Perhaps the sense of the state as a collective unit of meaning has also greatly declined, with the growth of extra-urban areas that spill across state boundaries, and the homogenization of most of the national highway. In this context of placelessness, to be sure, the license plate has curiously become a place to evoke place once more, rather than to map spaciousness, or reclaim a sense of place and locality by pictorial connotations. If in part a travel advertisement, the license plate is suddenly more atmospheric than ever before.
There is, to be sure, something of a pronounced resurgence of the romanticization of a relation to landscape, that has replaced a declaration of provenance or a consensus of the mapping of place. Indeed, one might argue that the change reflects a decline of cartographical literacy–or in the shared perception of the expansiveness and power of the map’s semantic surface.
This change is echoed in the emergence of the license plate as a field suitable to plea for that landscape’s protection, and used to link its mountainous interior and popular ocean coast:
For the landscape has similarly replaced the map in the case of Oregon, whose earlier trumpeting of itself as the “Pacific Wonderland” was replaced by the emblem of a tree from 1988–an evergreen douglas fir set against a forest, but often viewed apart from the stenciled mountainous landscape in which it is set:
The outdoors image of Oregon, far from poverty that dominate parts of the state and the wealth concentrated in its larger cities, exists in the license plates that present a bucolic countryside of plentiful opulence, removed from wealth–as a meeting of land and sea of majesty–
–and even a cultivated wilderness of fresh, vibrant greens that invite one to relax.
There’s similar sort of formal fun of eliding the plate and region is evident in Canadian license plate design, at least where the landscape of the spectacular Northwest Territories incarnated in the form of a polar bear who prowls its piney plateaux:
To be sure, the increased variety of vanity plates suggest an attempt to individualize the plate as a form of property–or public statement–but the shift in license plate design seems most evident in the appearance of the airbrushed landscape plate in recent decades, that describe the place of registration in pastels, as if landscape has more broadly replaced map as a designator of where one lives–in part because of the inclusion that a shared landscape provides, as if a surrogate publicity statement for the state’s Office of Tourism–as much as offering objective declaration of vehicular registration.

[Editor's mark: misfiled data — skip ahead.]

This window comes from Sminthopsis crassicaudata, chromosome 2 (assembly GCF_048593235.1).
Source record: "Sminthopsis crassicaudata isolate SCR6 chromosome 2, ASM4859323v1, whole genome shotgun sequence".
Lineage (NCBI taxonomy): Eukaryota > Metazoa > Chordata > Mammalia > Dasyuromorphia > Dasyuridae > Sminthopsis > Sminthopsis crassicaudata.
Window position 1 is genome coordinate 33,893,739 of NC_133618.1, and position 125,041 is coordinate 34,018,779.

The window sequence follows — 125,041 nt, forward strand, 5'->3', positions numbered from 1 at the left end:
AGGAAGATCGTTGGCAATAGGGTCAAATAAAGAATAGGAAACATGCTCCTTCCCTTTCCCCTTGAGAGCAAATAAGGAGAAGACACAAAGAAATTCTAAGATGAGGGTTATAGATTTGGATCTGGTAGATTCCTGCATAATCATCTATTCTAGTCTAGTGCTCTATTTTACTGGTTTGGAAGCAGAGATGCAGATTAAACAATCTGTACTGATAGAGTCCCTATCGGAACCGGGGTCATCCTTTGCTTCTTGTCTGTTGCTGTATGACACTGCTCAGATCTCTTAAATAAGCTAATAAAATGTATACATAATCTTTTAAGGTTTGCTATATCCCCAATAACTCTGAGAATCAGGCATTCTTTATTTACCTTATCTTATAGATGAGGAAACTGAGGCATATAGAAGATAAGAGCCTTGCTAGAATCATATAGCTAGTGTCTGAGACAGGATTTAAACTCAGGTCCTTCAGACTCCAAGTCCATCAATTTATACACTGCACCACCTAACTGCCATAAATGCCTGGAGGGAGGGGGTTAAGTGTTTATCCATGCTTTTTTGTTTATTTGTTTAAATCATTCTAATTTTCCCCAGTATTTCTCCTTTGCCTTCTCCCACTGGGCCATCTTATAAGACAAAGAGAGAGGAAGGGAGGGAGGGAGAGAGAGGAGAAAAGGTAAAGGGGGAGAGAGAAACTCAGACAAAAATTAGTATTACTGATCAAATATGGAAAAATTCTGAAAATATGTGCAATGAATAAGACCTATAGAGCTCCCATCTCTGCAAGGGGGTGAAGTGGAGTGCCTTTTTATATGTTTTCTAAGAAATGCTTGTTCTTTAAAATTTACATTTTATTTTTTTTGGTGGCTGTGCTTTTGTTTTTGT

Whereas maps once occupied a privileged pride of place in defining the plate as something bestowed by state agencies in earlier eras, the widespread pictorialization of the landscapes on recent license plates, which read like travel advertisements for a vacation, parallels the marginalization of the place of the map now reduced to a hyphen or semantic glyph reveal a real but radical reduction of the meaning of the map as a region.
How did the map find itself to be so widely supplanted–as it is in this image of the rolling Tennessee Hills–by the landscape as the designator of place? For the increasing ease of replication of printed plates has come to include an increasing amount of painted emblems for the state, as the elision of an imaginary landscape of New York State, that stretches, here, from Niagara Falls to the Empire State building, that stands as the collective identity for the Empire State, above the map transformed to hyphen–
or a symbol that stands in an almost ghostly presence behind the most popular citrus fruit long exported from the state. The orange indeed seems a superimposed signifier placed over the map of Florida–at considerable size atop a ghostly half-tone green form of the state, which might suggest how the devotion to citrus crops and growing has changed its local economy and helped empty them of watersheds. And the range of possible mottoes or legends offers at http://www.myflorida.com suggest that the state is less prominent as a subject or signifier than the personalization of attitudes the owner might claim.
There is an untold but not hidden history in the gradual obscuring of the state-map as a designator of origin in the history of license plate design seems somewhat significant. For within the fifty states has been replaced by the prevalence of a landscape scenery designed to decorate license plates of a decidedly more air-brushed aesthetic–as if to propose an idea of the local point of origin as sharp graphic alternative to the abstracted aesthetic of Google Maps that we now consult more often when we are afoot or behind the wheel.
A look backwards at what was lost may be in order . . .
There was a time when the authority of the printed map stood as a prime designator of one’s site of origin–as if the registration number were most suitably framed by the frontier like boundaries of the state map over some fifty years: